This Group Session was to create a Service Provider grid that illustrated the state of what features are available and if providers are using open standards to implement them.

Grid idea came from Stacy Higgingbotham’s – Prying Open the Social Graph article on GIGAOM and Kaliya’s session recommendation on Comparing the ‘Openness’ Announcements.

Grid as produced in the session can be accessed here: (click on Service Provider name along the top to see what data was inputted)
-NOTE: Since this data was put on the grid by both representatives of the service providers as well as other attendees at the Summit- this data is not verified

Daniela Barbosa of the DataPortability Project Group has volunteered on behalf of the Data Sharing Summit and the DataPortability group to find a home for this grid so that it can be verified and expanded upon. Information to be posted here as that is finalized.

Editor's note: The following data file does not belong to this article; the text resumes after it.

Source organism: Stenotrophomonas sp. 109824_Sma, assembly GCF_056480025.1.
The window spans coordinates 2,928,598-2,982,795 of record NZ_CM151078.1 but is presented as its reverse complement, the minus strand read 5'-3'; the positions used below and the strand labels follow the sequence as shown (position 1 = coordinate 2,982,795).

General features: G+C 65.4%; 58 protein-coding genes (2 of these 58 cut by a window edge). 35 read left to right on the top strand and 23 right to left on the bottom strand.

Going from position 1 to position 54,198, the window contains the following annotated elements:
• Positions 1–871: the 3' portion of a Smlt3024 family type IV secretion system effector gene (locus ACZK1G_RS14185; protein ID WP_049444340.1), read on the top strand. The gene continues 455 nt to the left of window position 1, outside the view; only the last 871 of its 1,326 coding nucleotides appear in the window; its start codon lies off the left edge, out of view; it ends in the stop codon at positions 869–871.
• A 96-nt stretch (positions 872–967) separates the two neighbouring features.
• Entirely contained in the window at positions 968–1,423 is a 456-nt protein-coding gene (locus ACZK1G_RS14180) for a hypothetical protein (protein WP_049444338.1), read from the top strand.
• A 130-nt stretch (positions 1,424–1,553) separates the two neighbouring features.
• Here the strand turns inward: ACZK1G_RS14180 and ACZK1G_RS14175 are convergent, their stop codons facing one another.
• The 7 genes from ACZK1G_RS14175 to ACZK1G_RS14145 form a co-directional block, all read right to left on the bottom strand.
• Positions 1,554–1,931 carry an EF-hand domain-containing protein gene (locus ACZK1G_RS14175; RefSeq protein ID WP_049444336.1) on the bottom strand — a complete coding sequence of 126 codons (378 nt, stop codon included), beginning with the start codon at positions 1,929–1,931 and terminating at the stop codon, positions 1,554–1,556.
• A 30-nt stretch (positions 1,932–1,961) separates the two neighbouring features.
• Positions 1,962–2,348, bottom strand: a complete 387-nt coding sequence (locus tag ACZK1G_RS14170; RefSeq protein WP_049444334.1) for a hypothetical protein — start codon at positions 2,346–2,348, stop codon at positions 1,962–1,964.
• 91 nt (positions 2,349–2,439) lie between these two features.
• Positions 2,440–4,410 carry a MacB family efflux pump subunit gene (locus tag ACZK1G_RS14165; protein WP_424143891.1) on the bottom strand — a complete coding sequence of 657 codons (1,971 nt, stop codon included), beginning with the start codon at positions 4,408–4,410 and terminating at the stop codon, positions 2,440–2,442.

Laws of Data Sharing From Data Sharing Summit (link wiki)
Jeff Hodges and Bob Blakely

Key words and phrases

  • Profile
  • Friends
  • Attributes
  • Rights (legal)
  • Expectations
  • Identity
  • Relationship
  • artifacts
  • group
  • social graph
  • social contract
  • Permissions Metadata
  • Open XML format for contact info
  • Delete Account

Broad Questions

  1. What expectations are being set?
  2. Whose expectations Matter?
  3. How do we avoid confusion?
  4. What confusion has to be overcome?
  5. What language is “product specific” and what is “market” specific?
  6. How does “identity”, or the understanding of identity, relate to the benefit and threat of data sharing.
  7. What should be my expectation about “private” data
  8. What datasharing norms “cultural”

Principles of Data Sharing

  • Data Sharing principles should follow social norms — or at least not be destructive of social norms.